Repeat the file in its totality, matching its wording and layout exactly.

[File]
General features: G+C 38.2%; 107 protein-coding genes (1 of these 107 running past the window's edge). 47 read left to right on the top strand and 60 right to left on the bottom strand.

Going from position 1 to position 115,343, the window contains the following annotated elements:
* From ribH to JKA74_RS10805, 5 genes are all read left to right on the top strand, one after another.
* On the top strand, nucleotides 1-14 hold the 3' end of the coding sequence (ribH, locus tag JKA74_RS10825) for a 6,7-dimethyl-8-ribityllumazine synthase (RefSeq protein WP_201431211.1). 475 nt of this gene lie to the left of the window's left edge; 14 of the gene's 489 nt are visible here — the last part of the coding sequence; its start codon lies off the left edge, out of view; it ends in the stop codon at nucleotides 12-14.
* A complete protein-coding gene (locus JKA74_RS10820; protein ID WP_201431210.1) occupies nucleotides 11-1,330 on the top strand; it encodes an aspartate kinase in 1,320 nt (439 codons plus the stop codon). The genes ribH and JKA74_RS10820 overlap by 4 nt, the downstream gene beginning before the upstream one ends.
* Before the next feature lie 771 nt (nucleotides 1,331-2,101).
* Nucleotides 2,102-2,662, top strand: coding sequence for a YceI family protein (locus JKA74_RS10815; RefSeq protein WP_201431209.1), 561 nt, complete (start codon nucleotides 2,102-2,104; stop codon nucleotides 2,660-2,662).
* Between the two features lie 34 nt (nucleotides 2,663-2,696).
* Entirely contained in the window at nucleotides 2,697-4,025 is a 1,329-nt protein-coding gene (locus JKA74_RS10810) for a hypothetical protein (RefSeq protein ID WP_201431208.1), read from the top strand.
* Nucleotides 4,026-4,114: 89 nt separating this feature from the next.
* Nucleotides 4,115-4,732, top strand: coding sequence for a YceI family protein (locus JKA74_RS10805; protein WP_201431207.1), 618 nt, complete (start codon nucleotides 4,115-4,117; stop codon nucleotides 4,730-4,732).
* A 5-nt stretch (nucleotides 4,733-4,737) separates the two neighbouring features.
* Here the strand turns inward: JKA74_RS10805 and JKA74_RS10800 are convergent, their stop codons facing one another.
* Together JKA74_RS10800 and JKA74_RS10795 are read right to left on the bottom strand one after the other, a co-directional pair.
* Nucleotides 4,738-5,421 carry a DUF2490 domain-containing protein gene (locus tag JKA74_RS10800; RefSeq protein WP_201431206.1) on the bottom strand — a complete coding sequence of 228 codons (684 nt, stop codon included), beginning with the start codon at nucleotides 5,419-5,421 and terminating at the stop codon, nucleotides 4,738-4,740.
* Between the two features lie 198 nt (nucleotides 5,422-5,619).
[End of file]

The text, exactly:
General features: G+C 38.2%; 107 protein-coding genes (1 of these 107 running past the window's edge). 47 read left to right on the top strand and 60 right to left on the bottom strand.

Going from position 1 to position 115,343, the window contains the following annotated elements:
* From ribH to JKA74_RS10805, 5 genes are all read left to right on the top strand, one after another.
* On the top strand, nucleotides 1-14 hold the 3' end of the coding sequence (ribH, locus tag JKA74_RS10825) for a 6,7-dimethyl-8-ribityllumazine synthase (RefSeq protein WP_201431211.1). 475 nt of this gene lie to the left of the window's left edge; 14 of the gene's 489 nt are visible here — the last part of the coding sequence; its start codon lies off the left edge, out of view; it ends in the stop codon at nucleotides 12-14.
* A complete protein-coding gene (locus JKA74_RS10820; protein ID WP_201431210.1) occupies nucleotides 11-1,330 on the top strand; it encodes an aspartate kinase in 1,320 nt (439 codons plus the stop codon). The genes ribH and JKA74_RS10820 overlap by 4 nt, the downstream gene beginning before the upstream one ends.
* Before the next feature lie 771 nt (nucleotides 1,331-2,101).
* Nucleotides 2,102-2,662, top strand: coding sequence for a YceI family protein (locus JKA74_RS10815; RefSeq protein WP_201431209.1), 561 nt, complete (start codon nucleotides 2,102-2,104; stop codon nucleotides 2,660-2,662).
* Between the two features lie 34 nt (nucleotides 2,663-2,696).
* Entirely contained in the window at nucleotides 2,697-4,025 is a 1,329-nt protein-coding gene (locus JKA74_RS10810) for a hypothetical protein (RefSeq protein ID WP_201431208.1), read from the top strand.
* Nucleotides 4,026-4,114: 89 nt separating this feature from the next.
* Nucleotides 4,115-4,732, top strand: coding sequence for a YceI family protein (locus JKA74_RS10805; protein WP_201431207.1), 618 nt, complete (start codon nucleotides 4,115-4,117; stop codon nucleotides 4,730-4,732).
* A 5-nt stretch (nucleotides 4,733-4,737) separates the two neighbouring features.
* Here the strand turns inward: JKA74_RS10805 and JKA74_RS10800 are convergent, their stop codons facing one another.
* Together JKA74_RS10800 and JKA74_RS10795 are read right to left on the bottom strand one after the other, a co-directional pair.
* Nucleotides 4,738-5,421 carry a DUF2490 domain-containing protein gene (locus tag JKA74_RS10800; RefSeq protein WP_201431206.1) on the bottom strand — a complete coding sequence of 228 codons (684 nt, stop codon included), beginning with the start codon at nucleotides 5,419-5,421 and terminating at the stop codon, nucleotides 4,738-4,740.
* Between the two features lie 198 nt (nucleotides 5,422-5,619).